Much has been written in recent years about the potential harm from radiation associated with medical imaging, such as CT Scans. These sources have tended to assume as proven fact that the radiation doses associated with medical imaging are harmful while also tending to neglect the potential benefits from those procedures.
On December 13, 2011, the American Association of Physicists in Medicine (AAPM) released their Position Statement on Radiation Risks from Medical Imaging Procedures. AAPM is a scientific and professional organization dedicated to ensuring the safety and quality of radiation in medical procedures. They are one of the most authoritative voices in the field of medical radiation and its benefits and risks.
The AAPM statement affirms the following points:
- Medical imaging procedures should be appropriate and conducted at the lowest radiation dose consistent with acquisition of the desired information.
- Discussion of risks related to radiation dose from medical imaging procedures should be accompanied by acknowledgement of the benefits of the procedures.
- Risks of medical imaging at effective doses below 50 mSv for single procedures or 100 mSv for multiple procedures over short time periods are too low to be detectable and may be nonexistent.
- Predictions of hypothetical cancer incidence and deaths in patient populations exposed to such low doses are highly speculative and should be discouraged.
- These predictions are harmful because they lead to sensationalistic articles in the public media that cause some patients and parents to refuse medical imaging procedures, placing them at substantial risk by not receiving the clinical benefits of the prescribed procedures.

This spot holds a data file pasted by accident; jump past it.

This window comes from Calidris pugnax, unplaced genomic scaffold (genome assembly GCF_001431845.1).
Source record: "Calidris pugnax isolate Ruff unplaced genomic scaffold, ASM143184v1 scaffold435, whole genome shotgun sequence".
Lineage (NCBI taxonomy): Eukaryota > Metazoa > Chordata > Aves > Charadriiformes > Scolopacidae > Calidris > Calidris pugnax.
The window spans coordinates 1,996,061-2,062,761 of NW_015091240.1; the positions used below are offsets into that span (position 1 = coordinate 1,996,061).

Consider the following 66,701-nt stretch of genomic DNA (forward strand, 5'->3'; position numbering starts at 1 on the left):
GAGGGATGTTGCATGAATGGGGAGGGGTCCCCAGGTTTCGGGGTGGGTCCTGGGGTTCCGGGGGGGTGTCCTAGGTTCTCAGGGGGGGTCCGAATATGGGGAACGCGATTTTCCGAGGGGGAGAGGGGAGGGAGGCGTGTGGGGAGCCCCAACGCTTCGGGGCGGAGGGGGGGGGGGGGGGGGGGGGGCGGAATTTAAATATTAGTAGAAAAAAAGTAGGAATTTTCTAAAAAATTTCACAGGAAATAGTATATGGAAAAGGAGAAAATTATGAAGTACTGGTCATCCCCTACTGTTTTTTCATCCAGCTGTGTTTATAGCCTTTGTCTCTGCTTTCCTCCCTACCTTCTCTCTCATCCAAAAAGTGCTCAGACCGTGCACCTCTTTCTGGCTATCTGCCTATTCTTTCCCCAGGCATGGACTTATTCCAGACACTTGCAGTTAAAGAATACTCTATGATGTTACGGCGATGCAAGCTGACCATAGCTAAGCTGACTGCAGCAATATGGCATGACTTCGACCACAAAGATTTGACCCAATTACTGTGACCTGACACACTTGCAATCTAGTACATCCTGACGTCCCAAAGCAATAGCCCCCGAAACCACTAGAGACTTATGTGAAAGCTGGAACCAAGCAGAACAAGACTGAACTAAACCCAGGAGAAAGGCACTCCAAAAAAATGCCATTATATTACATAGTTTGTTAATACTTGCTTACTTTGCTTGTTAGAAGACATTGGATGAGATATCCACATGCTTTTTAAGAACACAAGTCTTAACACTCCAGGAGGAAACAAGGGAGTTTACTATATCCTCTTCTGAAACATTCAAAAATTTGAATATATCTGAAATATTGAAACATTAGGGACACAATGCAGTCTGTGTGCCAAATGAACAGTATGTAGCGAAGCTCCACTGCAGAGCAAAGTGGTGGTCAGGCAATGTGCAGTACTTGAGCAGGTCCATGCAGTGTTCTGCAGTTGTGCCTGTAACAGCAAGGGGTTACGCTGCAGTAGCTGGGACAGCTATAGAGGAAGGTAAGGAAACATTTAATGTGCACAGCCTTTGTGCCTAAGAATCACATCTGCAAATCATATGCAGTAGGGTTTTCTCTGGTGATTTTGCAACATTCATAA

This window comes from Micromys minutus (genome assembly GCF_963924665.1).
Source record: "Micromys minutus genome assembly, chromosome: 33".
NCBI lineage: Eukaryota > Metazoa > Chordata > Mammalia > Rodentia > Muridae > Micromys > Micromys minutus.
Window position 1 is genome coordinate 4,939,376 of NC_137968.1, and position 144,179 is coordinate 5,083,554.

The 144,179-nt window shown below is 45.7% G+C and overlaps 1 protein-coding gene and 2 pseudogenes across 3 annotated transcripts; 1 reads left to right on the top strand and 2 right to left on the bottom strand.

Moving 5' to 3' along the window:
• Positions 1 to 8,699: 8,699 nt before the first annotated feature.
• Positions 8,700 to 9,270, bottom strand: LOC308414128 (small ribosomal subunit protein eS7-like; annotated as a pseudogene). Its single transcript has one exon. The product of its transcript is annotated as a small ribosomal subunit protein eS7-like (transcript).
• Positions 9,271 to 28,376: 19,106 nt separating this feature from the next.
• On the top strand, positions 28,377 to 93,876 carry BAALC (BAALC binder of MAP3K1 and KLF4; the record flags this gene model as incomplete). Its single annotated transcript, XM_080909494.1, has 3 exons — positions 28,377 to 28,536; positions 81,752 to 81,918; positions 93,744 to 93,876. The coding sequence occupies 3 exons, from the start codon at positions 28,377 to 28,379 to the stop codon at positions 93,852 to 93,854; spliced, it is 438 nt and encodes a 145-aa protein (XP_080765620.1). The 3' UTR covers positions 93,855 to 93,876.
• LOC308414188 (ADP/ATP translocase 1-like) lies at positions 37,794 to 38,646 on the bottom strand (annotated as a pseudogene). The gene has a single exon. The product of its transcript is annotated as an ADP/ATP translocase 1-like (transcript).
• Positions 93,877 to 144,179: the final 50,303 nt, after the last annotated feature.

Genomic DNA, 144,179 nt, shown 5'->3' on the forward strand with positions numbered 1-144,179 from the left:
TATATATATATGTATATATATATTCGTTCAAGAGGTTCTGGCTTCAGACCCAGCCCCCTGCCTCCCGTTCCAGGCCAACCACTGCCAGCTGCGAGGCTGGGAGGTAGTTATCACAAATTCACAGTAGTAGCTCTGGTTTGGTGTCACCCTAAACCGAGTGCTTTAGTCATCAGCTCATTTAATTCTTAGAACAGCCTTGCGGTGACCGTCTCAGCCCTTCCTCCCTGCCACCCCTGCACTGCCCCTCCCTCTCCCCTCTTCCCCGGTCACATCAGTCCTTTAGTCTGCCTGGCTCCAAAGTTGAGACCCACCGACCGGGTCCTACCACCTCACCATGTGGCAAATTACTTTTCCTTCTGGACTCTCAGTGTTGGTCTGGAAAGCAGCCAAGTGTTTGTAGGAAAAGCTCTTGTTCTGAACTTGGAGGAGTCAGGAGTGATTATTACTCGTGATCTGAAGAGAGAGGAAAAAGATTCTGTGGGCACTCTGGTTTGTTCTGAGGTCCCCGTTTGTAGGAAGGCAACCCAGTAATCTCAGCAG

Many of the articles we have seen in the media cite dose for a single CT scan as high as 25 mSv. While there may be imaging centers that still routinely expose patients to doses that high, improvements in technology coupled with careful attention to techniques for minimizing dose have resulted in dramatically lower radiation doses in recent years.
For example, atPrincetonLongevityCenterthe average dose for a Coronary Calcium Heart Scan is about 1.5 mSv and is often as low as 0.7 mSv. The dose for a Cardiac CT Angiography average 3 mSv and is often less than 1.0 mSv. A typical Full Body Scan will average 5-7 mSv.
These doses are substantially lower than the 50 mSv threshold for which AAPM’s experts say the risks may be too low to be detected.
As with any medical procedure, the risks and benefits must be carefully weighed in order to make an informed decision. The statement by AAPM is helpful in clarifying that the risks of radiation are frequently overstated while the benefits of early disease detection and more precisely guided therapy afforded by medical imaging are often insufficiently considered.